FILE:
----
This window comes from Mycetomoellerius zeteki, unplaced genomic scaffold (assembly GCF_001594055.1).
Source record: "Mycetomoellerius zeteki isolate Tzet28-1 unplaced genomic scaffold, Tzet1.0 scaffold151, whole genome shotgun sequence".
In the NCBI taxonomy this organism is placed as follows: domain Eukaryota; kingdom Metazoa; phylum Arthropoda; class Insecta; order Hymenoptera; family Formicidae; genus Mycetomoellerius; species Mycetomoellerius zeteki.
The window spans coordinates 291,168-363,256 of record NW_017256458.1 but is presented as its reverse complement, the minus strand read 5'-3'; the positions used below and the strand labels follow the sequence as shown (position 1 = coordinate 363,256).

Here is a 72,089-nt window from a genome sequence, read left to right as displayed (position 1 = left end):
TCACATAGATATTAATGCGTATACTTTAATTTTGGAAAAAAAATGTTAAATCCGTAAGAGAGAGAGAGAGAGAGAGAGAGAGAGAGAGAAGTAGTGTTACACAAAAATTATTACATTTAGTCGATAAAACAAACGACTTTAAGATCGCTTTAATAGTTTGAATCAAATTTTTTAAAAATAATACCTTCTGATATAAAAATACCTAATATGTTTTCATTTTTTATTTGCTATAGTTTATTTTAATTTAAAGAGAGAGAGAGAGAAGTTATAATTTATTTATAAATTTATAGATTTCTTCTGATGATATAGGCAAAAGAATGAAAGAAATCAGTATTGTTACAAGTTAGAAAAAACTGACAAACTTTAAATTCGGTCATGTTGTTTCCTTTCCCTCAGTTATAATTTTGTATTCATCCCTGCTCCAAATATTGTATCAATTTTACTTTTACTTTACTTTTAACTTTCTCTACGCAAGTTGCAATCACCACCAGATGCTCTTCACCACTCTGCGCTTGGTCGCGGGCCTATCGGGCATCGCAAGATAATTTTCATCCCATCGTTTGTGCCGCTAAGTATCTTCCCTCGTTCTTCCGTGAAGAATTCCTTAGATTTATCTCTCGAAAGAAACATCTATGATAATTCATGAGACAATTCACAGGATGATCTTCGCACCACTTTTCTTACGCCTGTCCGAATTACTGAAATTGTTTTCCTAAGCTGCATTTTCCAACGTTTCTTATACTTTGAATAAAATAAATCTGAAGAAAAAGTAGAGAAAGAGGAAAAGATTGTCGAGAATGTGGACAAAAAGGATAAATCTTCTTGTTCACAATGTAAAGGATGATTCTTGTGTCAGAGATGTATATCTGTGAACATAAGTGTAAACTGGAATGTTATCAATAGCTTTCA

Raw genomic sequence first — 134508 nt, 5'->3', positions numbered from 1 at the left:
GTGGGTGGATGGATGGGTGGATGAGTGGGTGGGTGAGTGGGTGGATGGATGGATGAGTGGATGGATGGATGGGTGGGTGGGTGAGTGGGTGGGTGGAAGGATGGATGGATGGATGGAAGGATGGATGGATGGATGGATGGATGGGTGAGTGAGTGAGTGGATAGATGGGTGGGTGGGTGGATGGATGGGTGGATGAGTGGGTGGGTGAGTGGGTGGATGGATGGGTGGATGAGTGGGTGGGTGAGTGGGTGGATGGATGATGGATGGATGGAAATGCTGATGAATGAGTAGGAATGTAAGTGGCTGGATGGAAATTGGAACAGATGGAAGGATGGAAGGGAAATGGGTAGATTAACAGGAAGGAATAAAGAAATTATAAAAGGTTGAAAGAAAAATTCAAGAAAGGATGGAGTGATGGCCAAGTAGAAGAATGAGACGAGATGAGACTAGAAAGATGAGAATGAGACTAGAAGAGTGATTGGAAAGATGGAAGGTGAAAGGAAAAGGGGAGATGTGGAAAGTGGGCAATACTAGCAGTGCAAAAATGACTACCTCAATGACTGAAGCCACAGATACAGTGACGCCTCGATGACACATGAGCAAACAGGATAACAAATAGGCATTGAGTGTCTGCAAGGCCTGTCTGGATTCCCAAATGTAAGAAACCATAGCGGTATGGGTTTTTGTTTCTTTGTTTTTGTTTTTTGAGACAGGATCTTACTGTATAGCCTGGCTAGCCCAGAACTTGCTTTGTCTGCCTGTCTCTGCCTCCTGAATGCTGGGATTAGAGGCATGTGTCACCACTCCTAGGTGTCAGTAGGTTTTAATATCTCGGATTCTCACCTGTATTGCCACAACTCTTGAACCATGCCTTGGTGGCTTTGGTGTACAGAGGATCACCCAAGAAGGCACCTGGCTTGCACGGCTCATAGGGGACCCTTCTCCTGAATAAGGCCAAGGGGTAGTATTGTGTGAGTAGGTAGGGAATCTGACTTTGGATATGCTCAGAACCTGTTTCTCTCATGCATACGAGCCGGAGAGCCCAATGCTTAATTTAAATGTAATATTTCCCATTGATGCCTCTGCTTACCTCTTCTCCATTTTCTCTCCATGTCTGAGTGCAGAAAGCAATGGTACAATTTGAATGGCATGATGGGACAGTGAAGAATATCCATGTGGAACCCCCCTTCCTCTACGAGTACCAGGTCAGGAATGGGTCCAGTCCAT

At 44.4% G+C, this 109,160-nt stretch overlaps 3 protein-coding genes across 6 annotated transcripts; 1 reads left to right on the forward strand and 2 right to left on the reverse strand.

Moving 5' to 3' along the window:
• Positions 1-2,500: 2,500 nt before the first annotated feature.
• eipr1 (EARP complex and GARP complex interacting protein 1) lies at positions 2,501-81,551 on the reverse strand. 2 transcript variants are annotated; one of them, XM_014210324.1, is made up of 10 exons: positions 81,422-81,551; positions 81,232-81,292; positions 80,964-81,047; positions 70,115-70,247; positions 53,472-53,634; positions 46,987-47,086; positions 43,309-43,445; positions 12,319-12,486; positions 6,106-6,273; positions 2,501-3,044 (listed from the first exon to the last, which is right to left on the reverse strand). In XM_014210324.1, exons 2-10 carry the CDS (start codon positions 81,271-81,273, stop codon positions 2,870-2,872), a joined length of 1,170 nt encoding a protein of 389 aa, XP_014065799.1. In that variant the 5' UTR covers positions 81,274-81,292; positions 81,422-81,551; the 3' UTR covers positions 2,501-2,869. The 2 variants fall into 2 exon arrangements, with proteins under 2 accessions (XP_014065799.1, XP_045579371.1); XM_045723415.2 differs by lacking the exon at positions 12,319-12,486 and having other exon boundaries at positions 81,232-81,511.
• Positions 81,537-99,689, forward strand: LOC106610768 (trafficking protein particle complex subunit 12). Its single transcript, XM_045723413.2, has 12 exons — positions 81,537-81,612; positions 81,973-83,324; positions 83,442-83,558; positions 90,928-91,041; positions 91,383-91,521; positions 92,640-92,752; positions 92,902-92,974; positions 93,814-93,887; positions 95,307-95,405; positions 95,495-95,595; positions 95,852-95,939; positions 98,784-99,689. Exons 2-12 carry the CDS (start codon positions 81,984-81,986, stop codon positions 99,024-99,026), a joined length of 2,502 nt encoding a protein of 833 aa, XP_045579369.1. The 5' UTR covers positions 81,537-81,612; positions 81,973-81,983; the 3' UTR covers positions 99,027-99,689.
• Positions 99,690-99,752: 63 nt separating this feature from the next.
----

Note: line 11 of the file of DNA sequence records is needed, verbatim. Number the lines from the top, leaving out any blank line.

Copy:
• Positions 1-2,500: 2,500 nt before the first annotated feature.